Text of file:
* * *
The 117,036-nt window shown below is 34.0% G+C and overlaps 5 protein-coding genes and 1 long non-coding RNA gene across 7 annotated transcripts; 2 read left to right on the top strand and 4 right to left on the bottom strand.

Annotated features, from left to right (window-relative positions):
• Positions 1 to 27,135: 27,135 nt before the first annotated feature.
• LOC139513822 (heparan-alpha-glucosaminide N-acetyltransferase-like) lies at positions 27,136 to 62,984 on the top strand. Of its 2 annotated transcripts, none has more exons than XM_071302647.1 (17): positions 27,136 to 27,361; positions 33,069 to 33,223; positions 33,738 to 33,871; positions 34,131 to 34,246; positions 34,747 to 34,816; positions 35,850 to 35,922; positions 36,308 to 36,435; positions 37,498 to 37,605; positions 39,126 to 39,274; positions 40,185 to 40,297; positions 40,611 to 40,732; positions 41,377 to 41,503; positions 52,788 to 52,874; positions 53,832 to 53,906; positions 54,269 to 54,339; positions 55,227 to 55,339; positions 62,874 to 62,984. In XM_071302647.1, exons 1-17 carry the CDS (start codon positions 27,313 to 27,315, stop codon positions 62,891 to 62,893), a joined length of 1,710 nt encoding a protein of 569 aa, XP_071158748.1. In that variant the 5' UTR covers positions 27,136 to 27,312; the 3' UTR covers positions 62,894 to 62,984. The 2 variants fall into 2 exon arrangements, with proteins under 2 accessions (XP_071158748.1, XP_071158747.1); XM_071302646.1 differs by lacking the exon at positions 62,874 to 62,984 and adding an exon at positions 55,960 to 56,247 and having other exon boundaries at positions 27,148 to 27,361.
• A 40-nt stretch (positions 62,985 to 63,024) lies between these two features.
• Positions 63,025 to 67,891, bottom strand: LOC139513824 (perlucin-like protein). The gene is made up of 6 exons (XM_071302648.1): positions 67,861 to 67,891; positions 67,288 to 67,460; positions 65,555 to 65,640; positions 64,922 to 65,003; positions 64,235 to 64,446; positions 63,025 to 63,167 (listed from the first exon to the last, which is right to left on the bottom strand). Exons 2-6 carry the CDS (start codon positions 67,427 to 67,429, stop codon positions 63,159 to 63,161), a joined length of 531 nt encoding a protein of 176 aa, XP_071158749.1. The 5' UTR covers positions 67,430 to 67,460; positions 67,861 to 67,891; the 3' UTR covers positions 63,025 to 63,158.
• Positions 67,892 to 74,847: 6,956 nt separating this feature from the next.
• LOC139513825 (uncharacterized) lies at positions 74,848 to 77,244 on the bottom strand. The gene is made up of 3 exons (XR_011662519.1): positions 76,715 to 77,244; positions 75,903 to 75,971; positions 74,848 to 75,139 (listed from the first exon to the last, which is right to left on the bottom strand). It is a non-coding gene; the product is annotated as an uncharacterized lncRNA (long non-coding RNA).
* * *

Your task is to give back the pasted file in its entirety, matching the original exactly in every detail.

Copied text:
The 117,036-nt window shown below is 34.0% G+C and overlaps 5 protein-coding genes and 1 long non-coding RNA gene across 7 annotated transcripts; 2 read left to right on the top strand and 4 right to left on the bottom strand.

Annotated features, from left to right (window-relative positions):
• Positions 1 to 27,135: 27,135 nt before the first annotated feature.
• LOC139513822 (heparan-alpha-glucosaminide N-acetyltransferase-like) lies at positions 27,136 to 62,984 on the top strand. Of its 2 annotated transcripts, none has more exons than XM_071302647.1 (17): positions 27,136 to 27,361; positions 33,069 to 33,223; positions 33,738 to 33,871; positions 34,131 to 34,246; positions 34,747 to 34,816; positions 35,850 to 35,922; positions 36,308 to 36,435; positions 37,498 to 37,605; positions 39,126 to 39,274; positions 40,185 to 40,297; positions 40,611 to 40,732; positions 41,377 to 41,503; positions 52,788 to 52,874; positions 53,832 to 53,906; positions 54,269 to 54,339; positions 55,227 to 55,339; positions 62,874 to 62,984. In XM_071302647.1, exons 1-17 carry the CDS (start codon positions 27,313 to 27,315, stop codon positions 62,891 to 62,893), a joined length of 1,710 nt encoding a protein of 569 aa, XP_071158748.1. In that variant the 5' UTR covers positions 27,136 to 27,312; the 3' UTR covers positions 62,894 to 62,984. The 2 variants fall into 2 exon arrangements, with proteins under 2 accessions (XP_071158748.1, XP_071158747.1); XM_071302646.1 differs by lacking the exon at positions 62,874 to 62,984 and adding an exon at positions 55,960 to 56,247 and having other exon boundaries at positions 27,148 to 27,361.
• A 40-nt stretch (positions 62,985 to 63,024) lies between these two features.
• Positions 63,025 to 67,891, bottom strand: LOC139513824 (perlucin-like protein). The gene is made up of 6 exons (XM_071302648.1): positions 67,861 to 67,891; positions 67,288 to 67,460; positions 65,555 to 65,640; positions 64,922 to 65,003; positions 64,235 to 64,446; positions 63,025 to 63,167 (listed from the first exon to the last, which is right to left on the bottom strand). Exons 2-6 carry the CDS (start codon positions 67,427 to 67,429, stop codon positions 63,159 to 63,161), a joined length of 531 nt encoding a protein of 176 aa, XP_071158749.1. The 5' UTR covers positions 67,430 to 67,460; positions 67,861 to 67,891; the 3' UTR covers positions 63,025 to 63,158.
• Positions 67,892 to 74,847: 6,956 nt separating this feature from the next.
• LOC139513825 (uncharacterized) lies at positions 74,848 to 77,244 on the bottom strand. The gene is made up of 3 exons (XR_011662519.1): positions 76,715 to 77,244; positions 75,903 to 75,971; positions 74,848 to 75,139 (listed from the first exon to the last, which is right to left on the bottom strand). It is a non-coding gene; the product is annotated as an uncharacterized lncRNA (long non-coding RNA).